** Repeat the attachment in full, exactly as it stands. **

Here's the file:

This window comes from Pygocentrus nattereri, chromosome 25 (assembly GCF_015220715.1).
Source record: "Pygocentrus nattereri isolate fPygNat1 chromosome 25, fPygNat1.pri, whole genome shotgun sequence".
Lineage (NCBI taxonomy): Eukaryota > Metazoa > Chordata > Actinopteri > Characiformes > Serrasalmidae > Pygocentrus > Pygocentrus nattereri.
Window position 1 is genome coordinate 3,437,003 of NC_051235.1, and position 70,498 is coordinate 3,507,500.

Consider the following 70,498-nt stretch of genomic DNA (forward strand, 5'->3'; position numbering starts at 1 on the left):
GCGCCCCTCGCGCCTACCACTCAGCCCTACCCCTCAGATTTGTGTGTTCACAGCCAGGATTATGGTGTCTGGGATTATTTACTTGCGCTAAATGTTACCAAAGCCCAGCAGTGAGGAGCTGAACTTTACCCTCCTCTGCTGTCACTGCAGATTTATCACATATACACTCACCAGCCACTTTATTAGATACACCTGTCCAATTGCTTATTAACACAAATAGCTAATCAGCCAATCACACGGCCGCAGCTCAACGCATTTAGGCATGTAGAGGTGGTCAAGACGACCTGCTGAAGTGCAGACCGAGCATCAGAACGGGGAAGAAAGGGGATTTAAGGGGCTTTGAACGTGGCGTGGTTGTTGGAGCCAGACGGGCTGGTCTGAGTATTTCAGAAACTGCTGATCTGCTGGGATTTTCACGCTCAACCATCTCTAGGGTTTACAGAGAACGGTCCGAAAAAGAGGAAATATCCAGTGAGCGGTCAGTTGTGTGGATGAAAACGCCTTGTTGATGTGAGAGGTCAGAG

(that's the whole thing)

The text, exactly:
This window comes from Pygocentrus nattereri, chromosome 25 (assembly GCF_015220715.1).
Source record: "Pygocentrus nattereri isolate fPygNat1 chromosome 25, fPygNat1.pri, whole genome shotgun sequence".
Lineage (NCBI taxonomy): Eukaryota > Metazoa > Chordata > Actinopteri > Characiformes > Serrasalmidae > Pygocentrus > Pygocentrus nattereri.
Window position 1 is genome coordinate 3,437,003 of NC_051235.1, and position 70,498 is coordinate 3,507,500.

Consider the following 70,498-nt stretch of genomic DNA (forward strand, 5'->3'; position numbering starts at 1 on the left):
GCGCCCCTCGCGCCTACCACTCAGCCCTACCCCTCAGATTTGTGTGTTCACAGCCAGGATTATGGTGTCTGGGATTATTTACTTGCGCTAAATGTTACCAAAGCCCAGCAGTGAGGAGCTGAACTTTACCCTCCTCTGCTGTCACTGCAGATTTATCACATATACACTCACCAGCCACTTTATTAGATACACCTGTCCAATTGCTTATTAACACAAATAGCTAATCAGCCAATCACACGGCCGCAGCTCAACGCATTTAGGCATGTAGAGGTGGTCAAGACGACCTGCTGAAGTGCAGACCGAGCATCAGAACGGGGAAGAAAGGGGATTTAAGGGGCTTTGAACGTGGCGTGGTTGTTGGAGCCAGACGGGCTGGTCTGAGTATTTCAGAAACTGCTGATCTGCTGGGATTTTCACGCTCAACCATCTCTAGGGTTTACAGAGAACGGTCCGAAAAAGAGGAAATATCCAGTGAGCGGTCAGTTGTGTGGATGAAAACGCCTTGTTGATGTGAGAGGTCAGAG